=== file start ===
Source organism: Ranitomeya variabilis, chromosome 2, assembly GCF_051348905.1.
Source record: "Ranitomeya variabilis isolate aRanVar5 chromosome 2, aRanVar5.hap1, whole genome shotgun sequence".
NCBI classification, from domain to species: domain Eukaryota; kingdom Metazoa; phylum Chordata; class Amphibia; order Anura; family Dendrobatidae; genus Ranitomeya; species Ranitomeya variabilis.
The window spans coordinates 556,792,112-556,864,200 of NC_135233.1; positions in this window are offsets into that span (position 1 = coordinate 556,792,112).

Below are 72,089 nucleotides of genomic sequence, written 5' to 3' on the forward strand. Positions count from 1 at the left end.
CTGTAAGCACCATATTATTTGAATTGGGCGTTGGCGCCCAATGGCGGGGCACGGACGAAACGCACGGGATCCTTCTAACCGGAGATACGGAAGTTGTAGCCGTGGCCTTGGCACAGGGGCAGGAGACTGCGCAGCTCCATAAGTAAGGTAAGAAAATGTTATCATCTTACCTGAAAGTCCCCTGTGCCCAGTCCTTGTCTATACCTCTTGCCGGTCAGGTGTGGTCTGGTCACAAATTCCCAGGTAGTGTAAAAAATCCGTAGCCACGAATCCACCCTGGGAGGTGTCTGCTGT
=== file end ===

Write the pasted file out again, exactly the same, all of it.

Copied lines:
Source organism: Ranitomeya variabilis, chromosome 2, assembly GCF_051348905.1.
Source record: "Ranitomeya variabilis isolate aRanVar5 chromosome 2, aRanVar5.hap1, whole genome shotgun sequence".
NCBI classification, from domain to species: domain Eukaryota; kingdom Metazoa; phylum Chordata; class Amphibia; order Anura; family Dendrobatidae; genus Ranitomeya; species Ranitomeya variabilis.
The window spans coordinates 556,792,112-556,864,200 of NC_135233.1; positions in this window are offsets into that span (position 1 = coordinate 556,792,112).

Below are 72,089 nucleotides of genomic sequence, written 5' to 3' on the forward strand. Positions count from 1 at the left end.
CTGTAAGCACCATATTATTTGAATTGGGCGTTGGCGCCCAATGGCGGGGCACGGACGAAACGCACGGGATCCTTCTAACCGGAGATACGGAAGTTGTAGCCGTGGCCTTGGCACAGGGGCAGGAGACTGCGCAGCTCCATAAGTAAGGTAAGAAAATGTTATCATCTTACCTGAAAGTCCCCTGTGCCCAGTCCTTGTCTATACCTCTTGCCGGTCAGGTGTGGTCTGGTCACAAATTCCCAGGTAGTGTAAAAAATCCGTAGCCACGAATCCACCCTGGGAGGTGTCTGCTGT